Jericho and the 2nd Amendment

Discussion in 'General Discussion' started by E.L., Mar 27, 2008.

  1. E.L.

    E.L. Moderator of Lead Moderator Emeritus Founding Member

    'Jericho' too cynical for the times?


    This season, the town of Jericho was occupied by an army loyal to a corrupt government. (CBS Entertainment)

    Email|Print|Single Page| Text size – + By Joanna Weiss Globe Staff / March 27, 2008
    In the series finale of the post-apocalyptic drama "Jericho," in an offhand conversation, a couple of characters voiced one of the show's underlying points: Don't mess with the Second Amendment.
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    That's notable not just because it's a departure from typical Hollywood politics, or because the episode aired shortly after the Supreme Court heard a landmark case on the right to bear arms. It also speaks to an ongoing theme of the show, the notion that the government can't always be trusted.
    And if that doesn't sound especially radical, think of how it was received by viewers. Even amid an unpopular war, in a country with no shortage of cynics, a show this doubtful of the government's intentions can't seem to draw a mainstream audience.
    "Jericho," which ended its run on Tuesday, did have a small, fervent base of support, but it never managed to break through. The show was canceled for low viewership by CBS last spring, then resurrected for a seven-episode trial run after fans sent nuts to the network offices. (It was a reference to a we-won't-back-down slogan in the show, as well as to the Battle of the Bulge.) This season's arc - which drew even fewer viewers than last year's episodes - played out as a cautionary tale about the perils of a government that gains too much power. Like HBO's brilliant "The Wire," which ended its fifth and final season this month, it was one of few TV shows to take a decidedly cynical view of the people in charge.
    Most of the time, on TV, we get the opposite message. The detectives, lawyers, and forensic scientists of the enduring "Law and Order" and "CSI" incarnations are universally good. The fighting forces of CBS's "The Unit" sacrifice greatly to save us all. Even the corrupt cops on FX's "The Shield" are softies at the core, skimming off the top to pay for family essentials, such as private-school tuition for autistic kids. And though each season of Fox's "24" has its fair share of government high-ups gone bad, the traitors are always exceptions, destined to be caught.
    To the end, "Jericho" made no such promises. If "The Wire" was a real-time look at corruption and fatal compromise in Baltimore, "Jericho" was a worst-case-scenario fantasy, spelled out with intriguing detail. It began with a dread attack: 23 American cities destroyed by nuclear bombs. It asked what would happen next from the perspective of regular folks, represented by the good-hearted citizens of a Kansas town.
    This season, the good people of Jericho were occupied by an army loyal to a corrupt pretender government, which was intertwined with a Halliburtonesque company called Jennings & Rall. The small-town heroes had proof that the government was covering up the true source of the attacks, and may have had a hand in the plot. (In a nice touch, they had to prove their case to Texas, which had formed an independent republic and revived its Alamo spirit.) Yes, there were elements of crazed conspiracy theory here, but the premise wasn't entirely unrealistic; the vision of an encroaching military was clearly built on fears of post-9/11 government overreach in the name of national security.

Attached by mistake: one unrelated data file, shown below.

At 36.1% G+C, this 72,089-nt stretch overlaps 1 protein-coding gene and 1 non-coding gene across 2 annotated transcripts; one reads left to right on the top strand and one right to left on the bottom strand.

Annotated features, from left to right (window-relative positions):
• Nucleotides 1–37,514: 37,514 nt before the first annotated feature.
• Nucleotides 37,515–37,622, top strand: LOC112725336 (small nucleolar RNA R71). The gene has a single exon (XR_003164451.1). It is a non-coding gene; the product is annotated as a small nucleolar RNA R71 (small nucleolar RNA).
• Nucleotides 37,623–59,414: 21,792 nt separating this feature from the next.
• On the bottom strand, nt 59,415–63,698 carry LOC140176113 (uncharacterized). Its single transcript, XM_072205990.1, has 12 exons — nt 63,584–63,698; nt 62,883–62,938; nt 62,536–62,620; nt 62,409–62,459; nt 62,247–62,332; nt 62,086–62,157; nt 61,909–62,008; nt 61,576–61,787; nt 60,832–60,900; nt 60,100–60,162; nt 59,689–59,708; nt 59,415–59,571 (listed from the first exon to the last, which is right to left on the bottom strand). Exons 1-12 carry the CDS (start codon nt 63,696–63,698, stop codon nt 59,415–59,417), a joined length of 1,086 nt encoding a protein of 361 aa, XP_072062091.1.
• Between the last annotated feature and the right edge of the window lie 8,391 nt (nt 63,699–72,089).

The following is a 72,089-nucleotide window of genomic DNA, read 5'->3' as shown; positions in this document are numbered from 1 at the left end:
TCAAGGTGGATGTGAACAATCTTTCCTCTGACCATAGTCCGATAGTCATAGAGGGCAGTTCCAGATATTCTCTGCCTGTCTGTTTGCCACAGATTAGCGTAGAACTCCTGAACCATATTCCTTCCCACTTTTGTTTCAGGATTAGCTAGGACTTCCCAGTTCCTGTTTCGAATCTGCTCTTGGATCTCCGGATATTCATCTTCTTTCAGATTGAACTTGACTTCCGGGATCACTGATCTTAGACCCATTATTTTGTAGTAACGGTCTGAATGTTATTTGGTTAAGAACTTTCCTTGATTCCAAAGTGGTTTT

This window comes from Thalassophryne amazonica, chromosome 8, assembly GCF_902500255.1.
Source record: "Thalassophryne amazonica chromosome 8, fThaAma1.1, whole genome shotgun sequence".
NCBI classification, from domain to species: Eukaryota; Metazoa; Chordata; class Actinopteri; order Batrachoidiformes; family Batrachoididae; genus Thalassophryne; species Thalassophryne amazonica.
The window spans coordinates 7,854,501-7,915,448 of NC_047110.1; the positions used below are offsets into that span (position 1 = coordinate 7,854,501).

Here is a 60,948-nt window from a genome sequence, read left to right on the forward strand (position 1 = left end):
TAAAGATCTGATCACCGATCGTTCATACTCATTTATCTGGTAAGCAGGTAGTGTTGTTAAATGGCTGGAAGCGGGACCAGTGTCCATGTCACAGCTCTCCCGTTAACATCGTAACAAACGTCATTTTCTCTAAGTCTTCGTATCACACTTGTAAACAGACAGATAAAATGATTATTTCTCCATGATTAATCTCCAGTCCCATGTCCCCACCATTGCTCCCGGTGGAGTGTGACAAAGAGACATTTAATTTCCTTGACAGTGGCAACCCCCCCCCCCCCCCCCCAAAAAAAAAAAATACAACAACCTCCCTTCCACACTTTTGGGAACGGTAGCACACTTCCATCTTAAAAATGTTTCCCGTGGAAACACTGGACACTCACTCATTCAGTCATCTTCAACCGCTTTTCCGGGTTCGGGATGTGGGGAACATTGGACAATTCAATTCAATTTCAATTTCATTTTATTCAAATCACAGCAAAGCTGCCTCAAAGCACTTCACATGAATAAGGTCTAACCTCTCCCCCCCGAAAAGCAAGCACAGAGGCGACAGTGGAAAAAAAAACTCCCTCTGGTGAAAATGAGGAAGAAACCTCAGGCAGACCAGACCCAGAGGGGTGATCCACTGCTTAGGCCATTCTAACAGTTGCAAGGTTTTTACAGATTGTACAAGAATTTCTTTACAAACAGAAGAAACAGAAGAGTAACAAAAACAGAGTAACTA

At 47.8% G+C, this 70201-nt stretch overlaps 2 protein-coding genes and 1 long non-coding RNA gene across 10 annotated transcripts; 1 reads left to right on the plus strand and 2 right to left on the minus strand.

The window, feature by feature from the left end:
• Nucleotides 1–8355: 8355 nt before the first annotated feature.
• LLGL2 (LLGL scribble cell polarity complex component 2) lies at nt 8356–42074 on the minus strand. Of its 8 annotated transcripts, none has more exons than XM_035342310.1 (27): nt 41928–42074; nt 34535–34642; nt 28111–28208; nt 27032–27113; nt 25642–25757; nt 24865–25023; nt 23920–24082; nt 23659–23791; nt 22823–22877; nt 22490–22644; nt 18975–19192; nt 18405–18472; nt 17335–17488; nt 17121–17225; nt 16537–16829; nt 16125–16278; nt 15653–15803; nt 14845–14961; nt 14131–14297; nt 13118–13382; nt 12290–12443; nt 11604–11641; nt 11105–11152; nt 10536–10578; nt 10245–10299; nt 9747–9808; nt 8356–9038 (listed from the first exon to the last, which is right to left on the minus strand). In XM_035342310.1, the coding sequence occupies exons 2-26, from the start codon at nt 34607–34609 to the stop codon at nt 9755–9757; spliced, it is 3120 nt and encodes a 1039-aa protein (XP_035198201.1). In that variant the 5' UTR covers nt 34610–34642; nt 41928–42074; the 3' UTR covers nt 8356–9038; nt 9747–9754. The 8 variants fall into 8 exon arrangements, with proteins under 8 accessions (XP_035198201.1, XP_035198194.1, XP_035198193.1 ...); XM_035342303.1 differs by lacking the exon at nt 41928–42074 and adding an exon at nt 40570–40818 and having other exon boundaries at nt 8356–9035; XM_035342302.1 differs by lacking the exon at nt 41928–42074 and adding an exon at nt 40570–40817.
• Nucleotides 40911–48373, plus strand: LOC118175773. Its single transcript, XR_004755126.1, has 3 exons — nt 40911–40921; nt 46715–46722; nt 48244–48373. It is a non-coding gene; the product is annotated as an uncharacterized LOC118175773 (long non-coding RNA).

Maybe because this season was so short, "Jericho" didn't fully live up to its what-if potential. The show ended up going the easy "24" route of fingering a single, dastardly mastermind. (Could it be an accident that he was played by Xander Berkeley, who was prominent in the early seasons of "24"?) And despite considerable pressure, the core of regular folks got through with their principles intact.
    Still "Jericho" didn't end on an entirely happy note. The finale offered a hint of what would have come if the show had won a third season: a civil war between the forces of good and corruption, and a decent chance that corruption would still prevail. Perhaps it's no wonder it got so few takers; on TV these days, we still prefer to focus on the good.
    It's much easier, after all, to sell a show about charitable giving or cheerful redemption, preferably set to uplifting music. On ABC's "Dancing With the Stars" the other night, contestant Steve Guttenberg gushed about how nice this show was for America. And on "American Idol" this week, on-the-bubble contestant Kristy Lee Cook made a decent effort to have save herself by crooning Lee Greenwood's uberpatriotic "God Bless the USA." That song has a widely perceived Second Amendment message, too. It's just a message that doesn't require quite so much thinking.
    Joanna Weiss can be reached at For more on TV, go to[​IMG]
  2. Tango3

    Tango3 Aimless wanderer

    I don't get it; I loved the show...(I don't see what's so uber offensive about not trusting tptb ),
    (it was the onlything on prime time I looked forward to.)The old boy networks are dead to me. Usually its discovery,history or speed channels.
  3. E.L.

    E.L. Moderator of Lead Moderator Emeritus Founding Member

    I knew it was done for when during the series finale Mayor Davis said that during the constitutional meeting of the Allied States "the 2nd Amendment was repealed." Then he stated that repealing the 2nd was the first step to doing what they wanted with the country. Not typically Hollywood. Remember, this was filmed back in Nov. and prior to the Supreme Court case being heard.
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